Dec. 22 (Bloomberg) -- Gilead Sciences Inc., the world’s biggest maker of AIDS drugs, said it is stopping a late-stage study of an experimental lung-disease therapy because it didn’t help patients with the condition, idiopathic pulmonary fibrosis.
The drug, ambrisentan, was in the final stage of testing usually required for U.S. approval, the Foster City, California-based company said in a statement today. The decision to halt the study followed an interim analysis of data by a monitoring committee and the company’s review, according to the statement.
Gilead said on Dec. 20 that it had agreed to acquire Arresto Biosciences Inc., of Palo Alto, California, for $225 million. Arresto’s lead experimental drug is a monoclonal antibody being tested for cancer and idiopathic pulmonary fibrosis, the same fatal lung disease that Gilead’s now-canceled study for ambrisentan was targeting.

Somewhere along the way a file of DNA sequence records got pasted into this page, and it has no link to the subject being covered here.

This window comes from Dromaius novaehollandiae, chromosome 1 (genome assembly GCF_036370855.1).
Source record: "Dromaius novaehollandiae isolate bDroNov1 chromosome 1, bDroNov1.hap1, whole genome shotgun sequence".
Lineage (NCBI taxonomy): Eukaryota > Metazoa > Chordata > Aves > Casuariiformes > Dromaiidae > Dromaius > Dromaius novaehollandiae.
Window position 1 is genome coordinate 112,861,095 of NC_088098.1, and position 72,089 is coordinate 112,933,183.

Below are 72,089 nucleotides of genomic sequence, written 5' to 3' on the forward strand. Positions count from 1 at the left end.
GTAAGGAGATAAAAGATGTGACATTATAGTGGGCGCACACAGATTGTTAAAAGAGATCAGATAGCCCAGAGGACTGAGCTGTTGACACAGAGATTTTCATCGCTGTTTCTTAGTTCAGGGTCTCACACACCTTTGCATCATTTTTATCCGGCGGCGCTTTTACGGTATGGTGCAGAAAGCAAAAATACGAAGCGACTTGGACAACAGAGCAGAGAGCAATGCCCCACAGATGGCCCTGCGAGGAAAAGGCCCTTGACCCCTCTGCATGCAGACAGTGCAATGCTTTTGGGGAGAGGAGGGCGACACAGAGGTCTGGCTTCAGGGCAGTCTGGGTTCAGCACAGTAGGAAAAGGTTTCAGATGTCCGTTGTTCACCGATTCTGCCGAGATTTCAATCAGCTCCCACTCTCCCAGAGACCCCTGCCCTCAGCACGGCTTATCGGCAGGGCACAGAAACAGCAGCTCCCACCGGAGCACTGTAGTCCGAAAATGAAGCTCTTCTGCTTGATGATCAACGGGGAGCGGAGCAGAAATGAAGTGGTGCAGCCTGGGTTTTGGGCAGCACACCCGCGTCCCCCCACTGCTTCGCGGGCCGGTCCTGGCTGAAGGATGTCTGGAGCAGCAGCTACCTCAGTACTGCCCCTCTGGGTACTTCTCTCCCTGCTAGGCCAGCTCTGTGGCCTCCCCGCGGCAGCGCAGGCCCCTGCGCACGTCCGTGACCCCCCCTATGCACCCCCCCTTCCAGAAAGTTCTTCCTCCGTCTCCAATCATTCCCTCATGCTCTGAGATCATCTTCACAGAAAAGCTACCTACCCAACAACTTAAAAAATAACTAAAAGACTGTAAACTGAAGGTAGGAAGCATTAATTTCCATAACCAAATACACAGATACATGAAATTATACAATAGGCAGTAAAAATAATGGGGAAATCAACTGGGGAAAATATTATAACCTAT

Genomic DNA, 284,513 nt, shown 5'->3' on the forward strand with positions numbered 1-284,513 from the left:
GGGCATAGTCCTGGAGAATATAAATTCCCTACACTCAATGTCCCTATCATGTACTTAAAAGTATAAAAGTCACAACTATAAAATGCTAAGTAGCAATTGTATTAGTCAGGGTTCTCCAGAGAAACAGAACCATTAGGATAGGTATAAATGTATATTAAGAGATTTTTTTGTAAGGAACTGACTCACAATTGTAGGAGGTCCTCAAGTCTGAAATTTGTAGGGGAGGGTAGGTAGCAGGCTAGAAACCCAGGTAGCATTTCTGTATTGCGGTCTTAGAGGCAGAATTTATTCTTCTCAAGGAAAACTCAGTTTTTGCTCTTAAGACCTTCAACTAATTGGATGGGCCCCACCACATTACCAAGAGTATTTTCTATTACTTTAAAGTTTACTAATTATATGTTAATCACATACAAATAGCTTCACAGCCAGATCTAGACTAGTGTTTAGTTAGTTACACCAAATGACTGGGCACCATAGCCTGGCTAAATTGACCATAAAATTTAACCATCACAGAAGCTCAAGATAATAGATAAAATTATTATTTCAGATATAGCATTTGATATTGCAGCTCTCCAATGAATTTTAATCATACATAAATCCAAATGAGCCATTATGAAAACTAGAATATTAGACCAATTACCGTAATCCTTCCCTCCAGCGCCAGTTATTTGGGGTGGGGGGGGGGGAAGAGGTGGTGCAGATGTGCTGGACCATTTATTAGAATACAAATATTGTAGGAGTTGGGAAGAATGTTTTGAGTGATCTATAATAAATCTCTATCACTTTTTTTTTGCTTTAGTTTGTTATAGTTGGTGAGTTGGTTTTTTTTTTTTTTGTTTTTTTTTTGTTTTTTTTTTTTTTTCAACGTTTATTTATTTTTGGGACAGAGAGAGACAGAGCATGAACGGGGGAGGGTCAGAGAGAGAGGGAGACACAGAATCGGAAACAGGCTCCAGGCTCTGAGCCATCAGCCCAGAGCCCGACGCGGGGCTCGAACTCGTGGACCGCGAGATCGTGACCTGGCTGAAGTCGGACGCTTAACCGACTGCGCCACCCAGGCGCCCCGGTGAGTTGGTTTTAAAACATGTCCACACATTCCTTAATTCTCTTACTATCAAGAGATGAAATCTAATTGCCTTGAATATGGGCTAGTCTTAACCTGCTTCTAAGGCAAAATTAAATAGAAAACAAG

“Gilead is conducting a thorough review of the data and will communicate the full results of this analysis to the medical community when they are available,” Gilead said in the statement.
Nathan Kaiser, a Gilead spokesman, said there is no connection between the decision to stop the ambrisentan study and the company’s deal with Arresto.
“Gilead was just informed of the results of the data monitoring committee this week,” Kaiser said in a telephone interview today.
Ambrisentan received U.S. approval in 2007 as a treatment for pulmonary arterial hypertension, a narrowing of the arteries that causes shortness of breath and heart failure. It is marketed under the brand name Letairis.
Gilead shares fell 2 percent to $35.60 at 6:07 p.m. New York time in extended trading on the Nasdaq Stock Market after closing down 22 cents to $36.34.
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